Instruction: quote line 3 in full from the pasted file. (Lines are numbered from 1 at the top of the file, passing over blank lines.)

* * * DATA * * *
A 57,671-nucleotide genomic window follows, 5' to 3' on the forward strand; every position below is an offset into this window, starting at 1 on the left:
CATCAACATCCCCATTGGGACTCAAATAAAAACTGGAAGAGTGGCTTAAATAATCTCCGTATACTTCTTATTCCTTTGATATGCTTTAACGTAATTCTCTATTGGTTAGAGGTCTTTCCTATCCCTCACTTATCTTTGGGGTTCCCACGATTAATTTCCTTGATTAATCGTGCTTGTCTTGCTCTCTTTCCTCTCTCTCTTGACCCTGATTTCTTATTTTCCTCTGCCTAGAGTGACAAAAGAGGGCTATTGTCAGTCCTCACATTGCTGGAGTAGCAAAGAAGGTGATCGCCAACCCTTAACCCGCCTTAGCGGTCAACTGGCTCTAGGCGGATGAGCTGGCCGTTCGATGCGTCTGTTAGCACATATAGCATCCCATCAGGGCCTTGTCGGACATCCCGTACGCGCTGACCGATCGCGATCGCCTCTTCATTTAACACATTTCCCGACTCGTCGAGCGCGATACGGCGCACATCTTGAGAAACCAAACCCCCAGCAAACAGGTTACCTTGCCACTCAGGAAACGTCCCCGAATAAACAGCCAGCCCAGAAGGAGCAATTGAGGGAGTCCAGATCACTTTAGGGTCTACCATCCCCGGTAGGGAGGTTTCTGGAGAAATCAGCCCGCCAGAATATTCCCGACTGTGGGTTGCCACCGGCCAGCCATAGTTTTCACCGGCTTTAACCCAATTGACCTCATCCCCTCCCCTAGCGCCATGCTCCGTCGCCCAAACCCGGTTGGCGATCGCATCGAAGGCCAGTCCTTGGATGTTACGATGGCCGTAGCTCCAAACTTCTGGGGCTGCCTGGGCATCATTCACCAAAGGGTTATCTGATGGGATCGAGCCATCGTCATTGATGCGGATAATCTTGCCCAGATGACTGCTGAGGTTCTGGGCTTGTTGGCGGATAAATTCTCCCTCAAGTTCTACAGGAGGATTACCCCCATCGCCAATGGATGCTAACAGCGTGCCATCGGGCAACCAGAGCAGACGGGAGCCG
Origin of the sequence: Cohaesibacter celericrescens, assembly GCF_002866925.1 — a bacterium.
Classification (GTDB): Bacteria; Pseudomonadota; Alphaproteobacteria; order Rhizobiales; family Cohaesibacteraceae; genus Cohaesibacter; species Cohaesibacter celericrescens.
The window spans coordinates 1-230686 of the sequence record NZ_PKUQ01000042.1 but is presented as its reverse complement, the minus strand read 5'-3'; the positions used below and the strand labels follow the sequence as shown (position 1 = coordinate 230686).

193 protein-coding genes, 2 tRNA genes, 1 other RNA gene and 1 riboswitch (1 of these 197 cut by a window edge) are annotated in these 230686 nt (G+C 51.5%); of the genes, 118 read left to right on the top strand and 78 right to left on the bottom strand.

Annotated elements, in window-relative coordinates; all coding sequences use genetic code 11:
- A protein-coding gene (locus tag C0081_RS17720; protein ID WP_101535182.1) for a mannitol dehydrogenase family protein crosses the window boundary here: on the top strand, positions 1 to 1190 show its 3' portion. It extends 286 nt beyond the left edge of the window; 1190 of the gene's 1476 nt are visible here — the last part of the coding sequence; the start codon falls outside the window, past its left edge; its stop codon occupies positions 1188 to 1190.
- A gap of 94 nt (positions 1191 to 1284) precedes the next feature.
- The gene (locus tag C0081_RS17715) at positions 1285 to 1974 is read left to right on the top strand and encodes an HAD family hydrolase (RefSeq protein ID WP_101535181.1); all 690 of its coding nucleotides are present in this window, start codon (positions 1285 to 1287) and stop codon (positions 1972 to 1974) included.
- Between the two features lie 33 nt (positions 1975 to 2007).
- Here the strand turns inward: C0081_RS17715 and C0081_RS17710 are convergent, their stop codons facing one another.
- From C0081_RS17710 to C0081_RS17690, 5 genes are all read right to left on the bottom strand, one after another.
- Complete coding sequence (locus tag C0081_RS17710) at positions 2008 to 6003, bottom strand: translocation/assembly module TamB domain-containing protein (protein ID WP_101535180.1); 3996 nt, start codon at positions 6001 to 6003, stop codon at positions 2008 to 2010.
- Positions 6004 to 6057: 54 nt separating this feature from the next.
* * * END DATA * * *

Origin of the sequence: Cohaesibacter celericrescens, assembly GCF_002866925.1 — a bacterium.